Bruce H. Mann Biography

Bruce H. Mann is a Professor of Law at Harvard Law School, specializing in American Legal History. With a passion for legal history, Bruce has taught at prestigious universities such as Washington University, University of Connecticut, University of Pennsylvania, and University of Houston. His research focuses on the intricate relationship between economic, social, and legal changes in early America. Bruce is the author of “Neighbors and Strangers: Law and Community in Early Connecticut” and “Republic of Debtors: Bankruptcy in the Age of American Independence,” which has received several prestigious awards. He has also contributed essays and articles to various history journals and co-edited “The Many Legalities of Early America” with Christopher Tomlins.

Quick Facts

  • Also Known As: Bruce Hartling Mann
  • Age: 73 Years, 73 Year Old Males
  • Family: Spouse/Ex-: Elizabeth Warren (m. 1980)
  • American Men
  • Education: Brown University, Yale University
  • Political ideology: Democratic Party
  • U.S. State: Massachusetts

Childhood & Early Life

Bruce Hartling Mann was born on April 27, 1950, in Cambridge, Massachusetts, United States of America. He attended Hingham High School and graduated in 1968. Bruce then went on to earn a Bachelor of Arts degree from Brown University. He continued his education at Brown University and obtained a Master of Arts degree. He later enrolled at Yale University, where he earned a Master of Philosophy degree and a Doctor of Jurisprudence degree in 1975. In 1977, he received his Doctor of Philosophy degree from Yale University. His final assignment before receiving his doctorate was titled “Rationality, Legal Change, and Community in Connecticut, 1690–1760.” Bruce also obtained his license to practice law in Connecticut in 1975.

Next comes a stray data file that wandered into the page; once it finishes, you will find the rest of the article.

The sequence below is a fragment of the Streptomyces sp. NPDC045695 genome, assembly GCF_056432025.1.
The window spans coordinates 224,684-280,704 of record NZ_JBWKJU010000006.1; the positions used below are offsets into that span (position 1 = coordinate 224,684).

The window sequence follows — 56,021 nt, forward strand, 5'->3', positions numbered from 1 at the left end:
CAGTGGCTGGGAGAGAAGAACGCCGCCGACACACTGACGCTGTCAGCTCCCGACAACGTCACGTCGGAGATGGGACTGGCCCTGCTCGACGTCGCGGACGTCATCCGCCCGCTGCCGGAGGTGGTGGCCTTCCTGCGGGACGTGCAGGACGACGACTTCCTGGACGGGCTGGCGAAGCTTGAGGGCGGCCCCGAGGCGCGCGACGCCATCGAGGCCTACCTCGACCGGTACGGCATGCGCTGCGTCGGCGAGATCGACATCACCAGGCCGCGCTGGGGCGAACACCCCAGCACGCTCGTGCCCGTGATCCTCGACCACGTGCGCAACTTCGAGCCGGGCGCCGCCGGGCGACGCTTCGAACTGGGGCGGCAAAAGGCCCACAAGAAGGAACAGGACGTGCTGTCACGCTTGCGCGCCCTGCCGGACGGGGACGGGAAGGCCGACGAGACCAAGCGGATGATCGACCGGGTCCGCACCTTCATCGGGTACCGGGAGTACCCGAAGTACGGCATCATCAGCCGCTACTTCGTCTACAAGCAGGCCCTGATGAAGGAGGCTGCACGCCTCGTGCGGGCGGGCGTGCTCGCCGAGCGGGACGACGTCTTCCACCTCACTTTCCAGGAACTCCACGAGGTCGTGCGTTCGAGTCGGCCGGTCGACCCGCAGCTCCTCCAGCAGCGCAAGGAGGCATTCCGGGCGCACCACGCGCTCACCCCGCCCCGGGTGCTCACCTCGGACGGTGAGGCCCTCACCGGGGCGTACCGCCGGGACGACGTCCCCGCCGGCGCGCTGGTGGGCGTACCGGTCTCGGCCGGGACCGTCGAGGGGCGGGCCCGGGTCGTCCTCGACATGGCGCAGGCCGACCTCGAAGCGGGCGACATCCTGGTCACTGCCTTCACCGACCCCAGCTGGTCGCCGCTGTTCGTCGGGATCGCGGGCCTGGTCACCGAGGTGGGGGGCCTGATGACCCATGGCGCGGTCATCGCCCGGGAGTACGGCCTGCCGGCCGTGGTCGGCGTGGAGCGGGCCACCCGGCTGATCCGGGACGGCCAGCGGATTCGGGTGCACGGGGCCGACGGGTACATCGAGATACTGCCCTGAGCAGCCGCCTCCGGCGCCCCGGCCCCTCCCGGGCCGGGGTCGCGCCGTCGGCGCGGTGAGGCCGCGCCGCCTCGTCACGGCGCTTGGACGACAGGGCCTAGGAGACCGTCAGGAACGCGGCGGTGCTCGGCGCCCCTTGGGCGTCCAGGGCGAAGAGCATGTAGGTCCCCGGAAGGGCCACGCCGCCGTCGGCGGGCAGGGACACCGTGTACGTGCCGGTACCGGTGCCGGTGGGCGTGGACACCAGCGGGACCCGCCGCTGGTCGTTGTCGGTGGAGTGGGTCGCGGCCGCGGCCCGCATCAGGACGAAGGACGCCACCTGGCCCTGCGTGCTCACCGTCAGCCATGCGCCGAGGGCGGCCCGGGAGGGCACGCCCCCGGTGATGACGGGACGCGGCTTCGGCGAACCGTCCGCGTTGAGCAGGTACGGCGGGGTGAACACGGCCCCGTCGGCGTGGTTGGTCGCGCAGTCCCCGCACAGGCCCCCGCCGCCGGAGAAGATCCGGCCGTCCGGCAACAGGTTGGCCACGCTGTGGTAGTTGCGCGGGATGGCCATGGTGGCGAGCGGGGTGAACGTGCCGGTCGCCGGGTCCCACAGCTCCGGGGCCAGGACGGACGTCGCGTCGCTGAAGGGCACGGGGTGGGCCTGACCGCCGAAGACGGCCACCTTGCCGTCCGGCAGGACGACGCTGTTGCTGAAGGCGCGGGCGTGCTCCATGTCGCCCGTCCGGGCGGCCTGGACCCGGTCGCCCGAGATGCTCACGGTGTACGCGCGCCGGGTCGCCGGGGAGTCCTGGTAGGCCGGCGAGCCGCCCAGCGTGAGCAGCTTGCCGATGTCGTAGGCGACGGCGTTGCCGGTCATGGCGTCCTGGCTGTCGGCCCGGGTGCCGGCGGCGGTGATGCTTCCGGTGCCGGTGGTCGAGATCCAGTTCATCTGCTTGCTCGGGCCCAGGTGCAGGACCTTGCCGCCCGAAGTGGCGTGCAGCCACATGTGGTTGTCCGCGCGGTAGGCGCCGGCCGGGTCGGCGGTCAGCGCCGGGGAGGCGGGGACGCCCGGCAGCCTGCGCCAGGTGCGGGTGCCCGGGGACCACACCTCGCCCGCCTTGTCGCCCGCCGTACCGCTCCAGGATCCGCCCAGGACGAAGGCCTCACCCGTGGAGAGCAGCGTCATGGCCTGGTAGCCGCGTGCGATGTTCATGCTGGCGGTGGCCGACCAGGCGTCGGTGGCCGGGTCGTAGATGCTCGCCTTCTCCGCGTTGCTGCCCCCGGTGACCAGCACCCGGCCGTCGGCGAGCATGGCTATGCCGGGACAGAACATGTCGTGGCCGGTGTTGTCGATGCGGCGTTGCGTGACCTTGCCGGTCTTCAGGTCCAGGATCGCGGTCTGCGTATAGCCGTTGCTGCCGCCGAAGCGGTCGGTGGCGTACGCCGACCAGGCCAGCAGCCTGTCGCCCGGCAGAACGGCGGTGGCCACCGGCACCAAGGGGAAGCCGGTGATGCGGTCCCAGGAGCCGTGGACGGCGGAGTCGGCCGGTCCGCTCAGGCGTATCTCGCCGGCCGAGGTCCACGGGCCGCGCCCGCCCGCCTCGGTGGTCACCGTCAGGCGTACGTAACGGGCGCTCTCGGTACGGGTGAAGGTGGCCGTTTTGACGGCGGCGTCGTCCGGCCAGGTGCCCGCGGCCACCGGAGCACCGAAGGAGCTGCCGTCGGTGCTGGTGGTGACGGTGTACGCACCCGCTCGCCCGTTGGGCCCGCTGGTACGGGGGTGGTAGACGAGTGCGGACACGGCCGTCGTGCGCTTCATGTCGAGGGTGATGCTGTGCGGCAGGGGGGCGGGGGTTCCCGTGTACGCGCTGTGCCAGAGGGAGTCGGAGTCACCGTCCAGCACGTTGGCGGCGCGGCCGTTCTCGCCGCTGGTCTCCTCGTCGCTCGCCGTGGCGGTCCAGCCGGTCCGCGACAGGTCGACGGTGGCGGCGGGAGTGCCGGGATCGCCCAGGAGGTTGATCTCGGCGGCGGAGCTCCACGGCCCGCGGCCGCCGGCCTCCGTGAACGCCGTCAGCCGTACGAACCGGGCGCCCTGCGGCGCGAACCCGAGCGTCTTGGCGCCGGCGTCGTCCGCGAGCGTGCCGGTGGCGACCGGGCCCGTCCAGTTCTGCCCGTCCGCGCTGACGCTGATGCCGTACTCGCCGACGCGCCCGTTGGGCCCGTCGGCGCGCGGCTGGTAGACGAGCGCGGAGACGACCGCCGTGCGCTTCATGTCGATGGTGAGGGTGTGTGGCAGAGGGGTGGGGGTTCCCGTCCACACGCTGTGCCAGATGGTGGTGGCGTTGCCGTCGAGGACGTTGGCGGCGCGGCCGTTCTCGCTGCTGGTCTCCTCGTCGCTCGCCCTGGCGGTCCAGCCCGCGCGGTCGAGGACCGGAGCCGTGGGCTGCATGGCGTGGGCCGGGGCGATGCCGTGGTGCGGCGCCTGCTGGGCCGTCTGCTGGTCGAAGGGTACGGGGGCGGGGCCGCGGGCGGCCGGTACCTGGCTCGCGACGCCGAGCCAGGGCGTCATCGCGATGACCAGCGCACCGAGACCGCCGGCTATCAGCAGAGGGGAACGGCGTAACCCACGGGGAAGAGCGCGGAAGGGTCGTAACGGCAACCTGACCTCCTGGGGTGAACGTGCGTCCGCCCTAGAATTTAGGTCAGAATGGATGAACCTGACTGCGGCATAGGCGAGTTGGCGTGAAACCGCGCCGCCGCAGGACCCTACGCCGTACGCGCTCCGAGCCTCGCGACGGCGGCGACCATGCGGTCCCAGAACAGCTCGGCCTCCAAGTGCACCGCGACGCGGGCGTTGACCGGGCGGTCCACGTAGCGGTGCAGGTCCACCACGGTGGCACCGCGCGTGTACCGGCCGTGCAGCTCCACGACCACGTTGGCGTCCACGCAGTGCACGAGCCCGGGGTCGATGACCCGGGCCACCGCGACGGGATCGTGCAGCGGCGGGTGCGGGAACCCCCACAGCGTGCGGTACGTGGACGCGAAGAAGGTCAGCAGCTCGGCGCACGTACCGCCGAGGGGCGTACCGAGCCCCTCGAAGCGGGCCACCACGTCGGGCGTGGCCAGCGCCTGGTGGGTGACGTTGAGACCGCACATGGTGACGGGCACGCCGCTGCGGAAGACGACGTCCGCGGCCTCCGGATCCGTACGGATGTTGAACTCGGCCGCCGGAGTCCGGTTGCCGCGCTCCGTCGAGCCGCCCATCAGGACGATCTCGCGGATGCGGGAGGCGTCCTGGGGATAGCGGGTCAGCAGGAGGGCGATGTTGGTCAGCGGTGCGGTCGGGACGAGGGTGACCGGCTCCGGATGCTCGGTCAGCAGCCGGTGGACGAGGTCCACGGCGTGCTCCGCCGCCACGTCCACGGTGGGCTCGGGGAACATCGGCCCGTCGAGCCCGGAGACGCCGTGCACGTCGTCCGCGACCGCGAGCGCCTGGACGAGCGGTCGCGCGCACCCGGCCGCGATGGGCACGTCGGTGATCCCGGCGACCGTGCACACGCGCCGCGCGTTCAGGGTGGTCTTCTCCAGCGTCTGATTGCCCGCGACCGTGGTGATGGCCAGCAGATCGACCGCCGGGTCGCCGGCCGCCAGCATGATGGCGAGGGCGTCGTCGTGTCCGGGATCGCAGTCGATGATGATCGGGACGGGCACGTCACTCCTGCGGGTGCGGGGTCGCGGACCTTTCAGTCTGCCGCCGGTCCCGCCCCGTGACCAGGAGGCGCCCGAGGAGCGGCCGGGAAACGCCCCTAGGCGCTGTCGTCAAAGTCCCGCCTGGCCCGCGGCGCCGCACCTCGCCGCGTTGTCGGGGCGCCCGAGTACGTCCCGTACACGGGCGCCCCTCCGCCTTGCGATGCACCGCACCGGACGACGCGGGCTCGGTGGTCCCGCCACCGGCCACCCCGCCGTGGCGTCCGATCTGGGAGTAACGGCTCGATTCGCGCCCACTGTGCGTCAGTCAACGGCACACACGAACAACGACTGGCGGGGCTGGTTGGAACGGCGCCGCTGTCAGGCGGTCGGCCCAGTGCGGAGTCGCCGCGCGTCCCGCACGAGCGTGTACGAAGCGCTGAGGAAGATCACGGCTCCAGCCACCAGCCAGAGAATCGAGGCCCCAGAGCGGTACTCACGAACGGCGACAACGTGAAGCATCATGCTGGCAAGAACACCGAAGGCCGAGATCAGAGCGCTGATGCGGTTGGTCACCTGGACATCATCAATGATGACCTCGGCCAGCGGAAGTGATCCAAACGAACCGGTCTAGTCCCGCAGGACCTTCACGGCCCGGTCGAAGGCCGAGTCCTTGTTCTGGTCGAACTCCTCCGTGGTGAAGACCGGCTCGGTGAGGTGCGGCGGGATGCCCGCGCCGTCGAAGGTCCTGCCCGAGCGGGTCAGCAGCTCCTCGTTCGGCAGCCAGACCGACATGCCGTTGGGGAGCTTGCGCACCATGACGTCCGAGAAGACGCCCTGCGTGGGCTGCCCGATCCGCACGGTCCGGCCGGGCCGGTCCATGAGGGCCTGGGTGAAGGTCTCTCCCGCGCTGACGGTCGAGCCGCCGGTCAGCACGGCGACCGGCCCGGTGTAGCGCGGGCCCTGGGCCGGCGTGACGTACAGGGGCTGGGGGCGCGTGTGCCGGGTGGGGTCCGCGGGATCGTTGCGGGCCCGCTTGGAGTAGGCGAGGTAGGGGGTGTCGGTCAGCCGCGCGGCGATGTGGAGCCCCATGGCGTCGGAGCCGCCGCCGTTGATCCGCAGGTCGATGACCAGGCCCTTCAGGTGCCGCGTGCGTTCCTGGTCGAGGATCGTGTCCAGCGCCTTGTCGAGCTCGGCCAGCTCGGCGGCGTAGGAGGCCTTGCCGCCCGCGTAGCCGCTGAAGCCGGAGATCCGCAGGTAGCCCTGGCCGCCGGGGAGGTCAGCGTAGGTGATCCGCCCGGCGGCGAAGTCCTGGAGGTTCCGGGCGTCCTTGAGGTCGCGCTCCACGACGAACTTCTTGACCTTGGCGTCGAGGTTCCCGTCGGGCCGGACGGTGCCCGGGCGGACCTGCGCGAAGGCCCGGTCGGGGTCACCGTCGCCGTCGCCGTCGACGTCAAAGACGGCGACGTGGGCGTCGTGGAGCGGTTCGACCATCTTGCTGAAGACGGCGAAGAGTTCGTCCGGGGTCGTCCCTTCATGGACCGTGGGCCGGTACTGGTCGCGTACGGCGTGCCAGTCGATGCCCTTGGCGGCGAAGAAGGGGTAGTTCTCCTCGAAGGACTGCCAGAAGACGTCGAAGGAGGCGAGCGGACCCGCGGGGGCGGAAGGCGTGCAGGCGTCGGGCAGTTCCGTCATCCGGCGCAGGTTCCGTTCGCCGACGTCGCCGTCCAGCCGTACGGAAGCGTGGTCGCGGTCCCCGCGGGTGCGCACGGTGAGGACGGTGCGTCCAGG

Bruce H. Mann began his career as a teacher at various universities. He taught at The University of Connecticut School of Law and then joined the Faculty of Law at Washington University in St. Louis. He went on to teach at the University of Houston, University of Michigan, University of Texas at Austin, and Princeton University. In 1987, he started teaching at The University of Pennsylvania Law School, where he became known for his expertise in Legal History, Property, and Trusts & Estates. Bruce described the university as “the academic equivalent of a gigantic toy store” due to its access to early American history. In 2006, he began working at Harvard Law School, where he currently serves as a Professor of Law. He is also an elected member of the American Antiquarian Society and a Fellow of the Massachusetts Historical Society. From 2011 to 2013, he served as the president of the American Society for Legal History.

Other Major Works

Bruce H. Mann has written several books, including “Neighbors and Strangers: Law and Community in Early Connecticut,” published in 1987, and “Republic of Debtors: Bankruptcy in the Age of American Independence,” published in 2002. He has also authored numerous essays and articles in history journals and law reviews. In addition, he co-edited a book titled “The Many Legalities of Early America” in 2001 and served as an editor of Law and History Review, a quarterly peer-reviewed academic journal.

Awards & Honors

Bruce H. Mann has received several teaching awards throughout his career. In 1996, he was honored with the Harvey Levin Memorial Award for Excellence in Teaching by Penn Law. In 1999, he received the Lindback Award for Distinguished Teaching, the highest recognition for teaching excellence given by the University of Pennsylvania. He has also been honored with the SHEAR Book Prize by the Society for Historians of the Early American Republic, the Littleton-Griswold Prize by the American Historical Association, and the J. Willard Hurst Prize by the Law and Society Association for his book “Republic of Debtors.”

Personal Life & Legacy

In 1980, Bruce H. Mann married American politician Elizabeth Ann Warren. He became the stepfather to Elizabeth’s two children from her previous marriage. Both Bruce and Elizabeth have taught at Harvard Law School. Bruce is a strong supporter of his wife’s political career and often accompanies her during campaigns and conferences. Despite their busy schedules, they enjoy watching movies together at home. Bruce is highly regarded as a passionate teacher, and his students at The University of Pennsylvania Law School have praised his teaching abilities.

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